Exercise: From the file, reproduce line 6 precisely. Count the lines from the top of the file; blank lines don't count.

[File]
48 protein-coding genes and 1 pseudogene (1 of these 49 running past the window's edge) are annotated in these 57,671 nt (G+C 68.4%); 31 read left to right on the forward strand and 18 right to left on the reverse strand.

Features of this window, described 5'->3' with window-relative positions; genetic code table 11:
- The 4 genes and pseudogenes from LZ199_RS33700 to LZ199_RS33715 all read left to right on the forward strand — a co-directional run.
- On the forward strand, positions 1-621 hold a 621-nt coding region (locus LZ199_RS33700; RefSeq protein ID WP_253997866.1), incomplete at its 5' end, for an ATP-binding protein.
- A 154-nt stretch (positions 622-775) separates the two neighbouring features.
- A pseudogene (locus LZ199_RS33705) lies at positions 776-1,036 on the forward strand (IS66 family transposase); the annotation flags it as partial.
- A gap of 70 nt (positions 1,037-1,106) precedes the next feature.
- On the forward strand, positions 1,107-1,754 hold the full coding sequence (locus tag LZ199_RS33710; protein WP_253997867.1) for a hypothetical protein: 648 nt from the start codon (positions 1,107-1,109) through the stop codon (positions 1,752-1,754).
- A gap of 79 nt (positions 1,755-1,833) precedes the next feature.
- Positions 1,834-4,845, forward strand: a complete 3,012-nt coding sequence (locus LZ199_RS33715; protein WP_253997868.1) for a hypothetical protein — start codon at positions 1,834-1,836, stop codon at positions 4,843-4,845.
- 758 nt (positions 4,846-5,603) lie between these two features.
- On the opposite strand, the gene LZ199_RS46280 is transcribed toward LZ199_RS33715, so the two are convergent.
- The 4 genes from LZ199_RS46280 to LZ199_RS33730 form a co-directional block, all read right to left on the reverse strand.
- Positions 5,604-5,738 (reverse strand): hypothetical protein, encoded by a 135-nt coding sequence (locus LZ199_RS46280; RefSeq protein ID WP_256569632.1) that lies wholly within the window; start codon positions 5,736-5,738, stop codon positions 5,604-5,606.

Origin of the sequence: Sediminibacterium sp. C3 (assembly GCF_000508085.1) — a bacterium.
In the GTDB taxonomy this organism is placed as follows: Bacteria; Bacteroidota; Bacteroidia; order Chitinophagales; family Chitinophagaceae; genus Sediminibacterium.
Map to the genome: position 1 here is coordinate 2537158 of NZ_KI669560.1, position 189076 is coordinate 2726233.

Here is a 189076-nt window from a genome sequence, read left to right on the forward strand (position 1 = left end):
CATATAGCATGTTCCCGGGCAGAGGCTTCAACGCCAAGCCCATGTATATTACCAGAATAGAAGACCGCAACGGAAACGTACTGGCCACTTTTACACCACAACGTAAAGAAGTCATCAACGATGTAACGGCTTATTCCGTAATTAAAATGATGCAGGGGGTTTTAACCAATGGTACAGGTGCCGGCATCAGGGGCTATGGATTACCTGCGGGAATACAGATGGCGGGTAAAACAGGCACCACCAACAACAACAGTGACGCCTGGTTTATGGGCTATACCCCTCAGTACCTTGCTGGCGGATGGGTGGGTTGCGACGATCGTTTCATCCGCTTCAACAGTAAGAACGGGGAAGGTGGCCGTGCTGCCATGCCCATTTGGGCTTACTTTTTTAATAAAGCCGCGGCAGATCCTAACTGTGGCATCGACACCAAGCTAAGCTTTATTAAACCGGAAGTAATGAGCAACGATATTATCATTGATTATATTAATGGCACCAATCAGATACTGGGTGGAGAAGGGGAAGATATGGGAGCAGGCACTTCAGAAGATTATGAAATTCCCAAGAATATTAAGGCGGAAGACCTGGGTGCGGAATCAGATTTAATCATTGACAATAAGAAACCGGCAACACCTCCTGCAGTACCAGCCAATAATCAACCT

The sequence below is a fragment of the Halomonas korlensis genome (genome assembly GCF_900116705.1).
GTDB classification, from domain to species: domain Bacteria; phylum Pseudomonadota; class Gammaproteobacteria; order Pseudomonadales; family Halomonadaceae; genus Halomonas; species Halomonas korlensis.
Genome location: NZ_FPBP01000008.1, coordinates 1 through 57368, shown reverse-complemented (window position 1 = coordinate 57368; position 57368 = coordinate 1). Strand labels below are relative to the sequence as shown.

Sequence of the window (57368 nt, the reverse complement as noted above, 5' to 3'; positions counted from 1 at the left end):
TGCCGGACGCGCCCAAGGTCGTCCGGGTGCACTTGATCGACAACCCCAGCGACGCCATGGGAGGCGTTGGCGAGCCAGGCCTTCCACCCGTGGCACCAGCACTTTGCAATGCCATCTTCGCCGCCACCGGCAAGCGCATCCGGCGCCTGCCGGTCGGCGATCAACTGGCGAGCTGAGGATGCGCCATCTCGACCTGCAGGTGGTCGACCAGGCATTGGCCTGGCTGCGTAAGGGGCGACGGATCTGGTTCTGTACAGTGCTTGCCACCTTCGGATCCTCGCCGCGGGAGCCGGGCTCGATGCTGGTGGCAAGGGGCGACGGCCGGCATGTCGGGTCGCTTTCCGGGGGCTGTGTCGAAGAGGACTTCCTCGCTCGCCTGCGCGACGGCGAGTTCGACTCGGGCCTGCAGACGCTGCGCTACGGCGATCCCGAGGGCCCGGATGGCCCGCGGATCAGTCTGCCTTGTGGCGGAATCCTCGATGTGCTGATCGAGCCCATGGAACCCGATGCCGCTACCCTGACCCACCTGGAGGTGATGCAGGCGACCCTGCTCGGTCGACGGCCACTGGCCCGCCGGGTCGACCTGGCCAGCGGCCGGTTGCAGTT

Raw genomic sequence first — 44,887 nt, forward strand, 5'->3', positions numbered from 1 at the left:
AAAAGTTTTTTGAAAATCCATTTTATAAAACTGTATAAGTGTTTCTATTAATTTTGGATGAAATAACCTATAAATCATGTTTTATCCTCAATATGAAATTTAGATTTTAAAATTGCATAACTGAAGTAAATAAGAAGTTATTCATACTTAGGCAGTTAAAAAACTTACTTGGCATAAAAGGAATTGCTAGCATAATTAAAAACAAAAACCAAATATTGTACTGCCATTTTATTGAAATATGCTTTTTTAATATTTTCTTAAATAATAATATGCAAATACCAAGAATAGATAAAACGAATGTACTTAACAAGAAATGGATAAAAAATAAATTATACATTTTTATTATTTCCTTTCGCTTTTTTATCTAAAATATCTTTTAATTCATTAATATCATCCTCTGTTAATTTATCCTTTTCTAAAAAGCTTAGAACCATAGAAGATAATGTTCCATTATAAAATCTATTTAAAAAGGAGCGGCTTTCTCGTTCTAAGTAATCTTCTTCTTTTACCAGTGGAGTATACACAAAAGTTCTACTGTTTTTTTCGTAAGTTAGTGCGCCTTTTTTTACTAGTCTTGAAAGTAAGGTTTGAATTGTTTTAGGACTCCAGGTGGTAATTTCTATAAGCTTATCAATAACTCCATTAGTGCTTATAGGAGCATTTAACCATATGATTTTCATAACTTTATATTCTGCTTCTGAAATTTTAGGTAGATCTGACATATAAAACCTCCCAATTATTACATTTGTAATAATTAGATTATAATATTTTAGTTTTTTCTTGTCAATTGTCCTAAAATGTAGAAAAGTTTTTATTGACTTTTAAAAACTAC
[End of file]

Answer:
- A pseudogene (locus LZ199_RS33705) lies at positions 776-1,036 on the forward strand (IS66 family transposase); the annotation flags it as partial.